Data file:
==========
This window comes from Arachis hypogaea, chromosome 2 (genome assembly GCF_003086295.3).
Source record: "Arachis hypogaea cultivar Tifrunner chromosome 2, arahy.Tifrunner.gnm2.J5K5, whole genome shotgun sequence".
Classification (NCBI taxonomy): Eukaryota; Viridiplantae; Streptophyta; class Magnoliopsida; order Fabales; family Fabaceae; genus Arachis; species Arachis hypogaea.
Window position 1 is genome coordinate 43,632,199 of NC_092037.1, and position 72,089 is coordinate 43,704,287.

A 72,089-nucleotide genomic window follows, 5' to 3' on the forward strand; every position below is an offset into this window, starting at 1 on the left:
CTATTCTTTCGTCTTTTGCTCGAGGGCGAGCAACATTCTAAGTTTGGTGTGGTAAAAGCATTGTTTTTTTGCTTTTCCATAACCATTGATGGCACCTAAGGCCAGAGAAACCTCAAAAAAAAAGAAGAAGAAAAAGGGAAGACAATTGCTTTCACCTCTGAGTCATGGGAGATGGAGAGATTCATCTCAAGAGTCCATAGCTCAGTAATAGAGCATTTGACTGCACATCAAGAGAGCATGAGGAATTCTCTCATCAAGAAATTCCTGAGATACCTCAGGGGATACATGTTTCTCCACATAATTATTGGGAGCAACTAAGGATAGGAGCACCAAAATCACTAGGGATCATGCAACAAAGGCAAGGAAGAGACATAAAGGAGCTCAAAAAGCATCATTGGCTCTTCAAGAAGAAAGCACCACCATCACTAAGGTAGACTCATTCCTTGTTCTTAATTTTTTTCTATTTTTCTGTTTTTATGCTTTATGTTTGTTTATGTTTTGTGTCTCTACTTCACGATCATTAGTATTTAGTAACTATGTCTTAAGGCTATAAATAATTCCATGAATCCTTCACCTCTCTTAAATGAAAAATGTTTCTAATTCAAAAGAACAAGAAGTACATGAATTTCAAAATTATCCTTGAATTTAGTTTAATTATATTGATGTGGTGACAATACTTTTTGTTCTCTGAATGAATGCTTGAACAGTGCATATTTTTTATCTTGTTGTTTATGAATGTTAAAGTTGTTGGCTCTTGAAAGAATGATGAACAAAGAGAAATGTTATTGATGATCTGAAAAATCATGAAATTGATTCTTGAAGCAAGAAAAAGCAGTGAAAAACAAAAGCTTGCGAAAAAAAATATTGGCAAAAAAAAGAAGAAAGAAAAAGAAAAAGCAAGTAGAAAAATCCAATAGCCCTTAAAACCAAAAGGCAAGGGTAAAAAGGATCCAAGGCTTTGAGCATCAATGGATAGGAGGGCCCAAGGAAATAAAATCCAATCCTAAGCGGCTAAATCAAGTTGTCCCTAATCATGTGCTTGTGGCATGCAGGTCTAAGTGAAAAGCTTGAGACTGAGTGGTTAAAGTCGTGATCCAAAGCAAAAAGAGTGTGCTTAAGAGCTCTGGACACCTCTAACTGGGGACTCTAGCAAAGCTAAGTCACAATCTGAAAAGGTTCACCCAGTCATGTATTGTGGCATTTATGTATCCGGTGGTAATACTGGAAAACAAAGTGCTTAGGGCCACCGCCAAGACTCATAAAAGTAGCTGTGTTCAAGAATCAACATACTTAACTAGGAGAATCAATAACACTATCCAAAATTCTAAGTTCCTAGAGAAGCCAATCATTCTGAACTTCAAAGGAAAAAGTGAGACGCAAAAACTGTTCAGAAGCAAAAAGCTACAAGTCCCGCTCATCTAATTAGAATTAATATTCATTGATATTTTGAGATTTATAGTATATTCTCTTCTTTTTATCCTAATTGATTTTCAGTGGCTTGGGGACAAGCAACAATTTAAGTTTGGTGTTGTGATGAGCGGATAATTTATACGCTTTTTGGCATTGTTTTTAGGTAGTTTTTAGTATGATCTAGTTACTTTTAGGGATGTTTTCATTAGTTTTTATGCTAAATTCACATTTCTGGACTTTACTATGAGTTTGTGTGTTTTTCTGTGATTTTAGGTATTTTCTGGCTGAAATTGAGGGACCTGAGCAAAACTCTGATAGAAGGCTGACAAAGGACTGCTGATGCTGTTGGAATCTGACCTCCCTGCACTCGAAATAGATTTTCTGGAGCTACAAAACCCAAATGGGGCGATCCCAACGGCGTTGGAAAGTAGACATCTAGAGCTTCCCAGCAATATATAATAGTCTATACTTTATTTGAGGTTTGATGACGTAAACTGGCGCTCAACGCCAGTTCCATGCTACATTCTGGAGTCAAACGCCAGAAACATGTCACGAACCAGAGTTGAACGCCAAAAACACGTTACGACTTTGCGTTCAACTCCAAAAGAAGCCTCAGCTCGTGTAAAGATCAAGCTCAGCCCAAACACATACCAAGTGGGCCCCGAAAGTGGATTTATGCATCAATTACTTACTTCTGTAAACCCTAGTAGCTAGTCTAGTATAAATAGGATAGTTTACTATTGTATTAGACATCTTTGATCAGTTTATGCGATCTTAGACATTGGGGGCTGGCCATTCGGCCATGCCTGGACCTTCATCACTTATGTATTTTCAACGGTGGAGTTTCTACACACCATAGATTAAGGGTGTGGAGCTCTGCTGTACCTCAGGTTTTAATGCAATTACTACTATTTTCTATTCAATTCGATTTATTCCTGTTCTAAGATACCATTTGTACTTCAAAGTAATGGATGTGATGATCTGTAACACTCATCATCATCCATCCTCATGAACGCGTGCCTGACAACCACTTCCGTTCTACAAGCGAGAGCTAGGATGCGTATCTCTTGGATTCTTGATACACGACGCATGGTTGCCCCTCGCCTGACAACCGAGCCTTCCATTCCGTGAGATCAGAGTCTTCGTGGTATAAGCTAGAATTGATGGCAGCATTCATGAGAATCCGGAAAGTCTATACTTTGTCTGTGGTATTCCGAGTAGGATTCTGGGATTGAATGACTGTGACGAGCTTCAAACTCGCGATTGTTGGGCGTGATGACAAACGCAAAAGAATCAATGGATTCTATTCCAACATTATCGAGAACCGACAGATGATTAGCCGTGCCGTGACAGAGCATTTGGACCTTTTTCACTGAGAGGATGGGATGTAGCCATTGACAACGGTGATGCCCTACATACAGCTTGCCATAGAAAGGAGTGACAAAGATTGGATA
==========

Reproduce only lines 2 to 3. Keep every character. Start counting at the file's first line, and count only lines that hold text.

Source record: "Arachis hypogaea cultivar Tifrunner chromosome 2, arahy.Tifrunner.gnm2.J5K5, whole genome shotgun sequence".
Classification (NCBI taxonomy): Eukaryota; Viridiplantae; Streptophyta; class Magnoliopsida; order Fabales; family Fabaceae; genus Arachis; species Arachis hypogaea.